Iluvatar wrote on October 19th, 2010
  31. No problems with potatoes. If I haven’t eaten any in a real long time, I’ll get mild gas, but if I then start to eat them several times a week I no longer get it.

    zach wrote on October 19th, 2010
  32. Have you ever seen this ad for the Lembas diet?

    http://photos1.blogger.com/blogger/5127/399/1600/heatherslembasad.0.jpg

    dragonmamma wrote on October 19th, 2010
    • EPIC!

      Larry wrote on October 20th, 2010
  33. It’s actually hard for me to GAIN any weight. Sweet potatoes are my fave, and if I feel like my blood glucose is out of whack, then I commit to a 24 hour fast, or just skip breakfast and lunch, and then supplement with ceylon cinnamon. My diet is roughly 60/40 raw/cooked. Not much meat, lots ‘o veg, fruits, nuts, avo, egg yolk, fermented soybeans, and SAHWEET Potatoes!

    Jzoe wrote on October 19th, 2010
  34. this post makes me want to go to my favorite watering hole, which serves up the best sweet potato fries i’ve ever had along with really tasty IPAs on tap. i also like potatoes with bacon and egg “treat” breakfasts out. but lately i’ve been laying off them…my digestion is picky and lately it says no to potatoes. i’m pretty sure the oils they fry them in when i eat out are really bad anyhow.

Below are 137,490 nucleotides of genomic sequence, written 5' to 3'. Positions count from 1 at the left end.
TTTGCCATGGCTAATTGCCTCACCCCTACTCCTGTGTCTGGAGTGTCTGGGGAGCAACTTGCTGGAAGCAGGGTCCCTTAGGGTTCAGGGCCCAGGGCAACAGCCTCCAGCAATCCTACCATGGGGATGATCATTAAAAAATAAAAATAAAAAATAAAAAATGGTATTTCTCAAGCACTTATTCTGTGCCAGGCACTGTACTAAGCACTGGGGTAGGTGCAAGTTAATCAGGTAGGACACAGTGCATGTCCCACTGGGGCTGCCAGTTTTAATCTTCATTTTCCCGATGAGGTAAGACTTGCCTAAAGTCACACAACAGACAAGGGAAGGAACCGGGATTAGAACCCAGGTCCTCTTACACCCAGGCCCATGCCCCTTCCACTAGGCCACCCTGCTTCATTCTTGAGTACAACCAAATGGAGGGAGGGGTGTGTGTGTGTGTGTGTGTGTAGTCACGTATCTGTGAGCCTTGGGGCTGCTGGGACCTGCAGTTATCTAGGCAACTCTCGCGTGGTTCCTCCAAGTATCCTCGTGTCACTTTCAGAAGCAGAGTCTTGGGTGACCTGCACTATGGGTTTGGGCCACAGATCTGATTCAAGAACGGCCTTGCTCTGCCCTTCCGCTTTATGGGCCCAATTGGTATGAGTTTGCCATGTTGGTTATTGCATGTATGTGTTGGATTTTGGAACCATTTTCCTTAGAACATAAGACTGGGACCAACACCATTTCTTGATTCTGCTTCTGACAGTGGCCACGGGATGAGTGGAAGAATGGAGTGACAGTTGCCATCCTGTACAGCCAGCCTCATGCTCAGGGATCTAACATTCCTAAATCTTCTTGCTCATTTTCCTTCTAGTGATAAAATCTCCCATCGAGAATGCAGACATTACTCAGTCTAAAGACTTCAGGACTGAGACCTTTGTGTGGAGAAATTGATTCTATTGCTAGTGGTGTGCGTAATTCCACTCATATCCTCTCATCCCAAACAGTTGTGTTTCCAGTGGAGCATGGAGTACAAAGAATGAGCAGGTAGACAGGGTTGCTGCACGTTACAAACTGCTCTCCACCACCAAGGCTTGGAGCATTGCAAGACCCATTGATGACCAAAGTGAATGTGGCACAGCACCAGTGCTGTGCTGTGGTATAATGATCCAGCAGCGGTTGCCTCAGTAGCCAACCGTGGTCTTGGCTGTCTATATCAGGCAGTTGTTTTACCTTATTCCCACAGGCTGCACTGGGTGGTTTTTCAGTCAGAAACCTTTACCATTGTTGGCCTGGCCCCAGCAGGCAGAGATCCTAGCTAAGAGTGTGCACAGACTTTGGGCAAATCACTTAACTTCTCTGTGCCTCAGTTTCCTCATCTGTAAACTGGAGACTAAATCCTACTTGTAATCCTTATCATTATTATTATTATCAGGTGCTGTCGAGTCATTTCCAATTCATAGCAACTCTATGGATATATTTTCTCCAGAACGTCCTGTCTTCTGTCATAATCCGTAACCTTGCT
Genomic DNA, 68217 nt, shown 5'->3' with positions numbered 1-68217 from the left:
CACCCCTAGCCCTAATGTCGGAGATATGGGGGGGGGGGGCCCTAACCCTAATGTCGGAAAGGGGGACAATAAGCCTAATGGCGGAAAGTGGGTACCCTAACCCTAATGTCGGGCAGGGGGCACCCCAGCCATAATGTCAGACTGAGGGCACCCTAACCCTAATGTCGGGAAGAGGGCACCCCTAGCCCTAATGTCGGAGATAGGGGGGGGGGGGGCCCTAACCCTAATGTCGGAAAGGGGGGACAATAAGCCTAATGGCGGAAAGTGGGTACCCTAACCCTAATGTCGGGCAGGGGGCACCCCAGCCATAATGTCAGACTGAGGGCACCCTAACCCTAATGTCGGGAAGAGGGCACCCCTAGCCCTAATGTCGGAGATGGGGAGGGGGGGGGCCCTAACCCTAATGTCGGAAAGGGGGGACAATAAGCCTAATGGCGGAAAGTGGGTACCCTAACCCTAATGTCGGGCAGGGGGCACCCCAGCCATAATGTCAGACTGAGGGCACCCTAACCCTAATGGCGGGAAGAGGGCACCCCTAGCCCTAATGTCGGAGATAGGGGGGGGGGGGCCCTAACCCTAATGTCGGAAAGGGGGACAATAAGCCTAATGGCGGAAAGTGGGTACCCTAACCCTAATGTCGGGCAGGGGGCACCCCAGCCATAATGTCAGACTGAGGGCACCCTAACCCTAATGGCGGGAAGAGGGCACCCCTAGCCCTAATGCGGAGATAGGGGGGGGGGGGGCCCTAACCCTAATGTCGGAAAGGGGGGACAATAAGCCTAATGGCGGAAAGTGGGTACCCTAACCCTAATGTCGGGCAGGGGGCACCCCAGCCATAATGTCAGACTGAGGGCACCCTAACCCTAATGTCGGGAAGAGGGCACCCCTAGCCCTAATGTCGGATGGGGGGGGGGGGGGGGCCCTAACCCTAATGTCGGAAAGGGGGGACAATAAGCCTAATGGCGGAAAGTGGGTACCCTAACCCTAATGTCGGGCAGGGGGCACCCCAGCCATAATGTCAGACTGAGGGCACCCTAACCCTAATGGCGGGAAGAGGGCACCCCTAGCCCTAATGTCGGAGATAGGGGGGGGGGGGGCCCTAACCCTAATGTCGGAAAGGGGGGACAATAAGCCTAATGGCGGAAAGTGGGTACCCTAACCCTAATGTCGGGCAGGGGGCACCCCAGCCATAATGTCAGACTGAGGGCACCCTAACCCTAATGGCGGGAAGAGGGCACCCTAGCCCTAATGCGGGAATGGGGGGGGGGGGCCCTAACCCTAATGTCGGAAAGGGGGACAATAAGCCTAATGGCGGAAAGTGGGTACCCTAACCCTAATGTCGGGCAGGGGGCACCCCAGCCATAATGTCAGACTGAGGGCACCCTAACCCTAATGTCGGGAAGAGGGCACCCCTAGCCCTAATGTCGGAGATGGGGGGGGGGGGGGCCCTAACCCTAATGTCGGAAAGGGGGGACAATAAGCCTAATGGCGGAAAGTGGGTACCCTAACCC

DThalman wrote on October 19th, 2010
  35. Haven’t had any potatoes since this round of the 30 day challenge (Sept 7, 10) Before we may have had them 4x a week! My husband loves his meat, potatoes, and veggies and would eat that every night if I served it. I think potatoes are in that gray area where other gluten free foods I was eating in abundance prior to the primal lifestyle fall (rice, beans, etc.). I think I now understand where all the weight gain came from! We were having tons of homemade Mexican food weekly also in the way of Enchiladas, Tacos, etc. made with corn tortillas. I can slowly feel myself losing some weight but I know it will take a long time as it was a long time putting it on, and I’m patient. As long as I feel well and I’m satiated from all the delicious primal fare, all is good in my world. I do have a yam smothered in butter at least once a month. Infact I had that included in one of my breakfasts over the 30 day challenge! Delish=)

    PrimalStyle-Real.Yummy.Food wrote on October 19th, 2010
    • eta: this is not to say that potatoes and I will never cross paths again! Especially if I were at a party or whatnot and it was an option :-P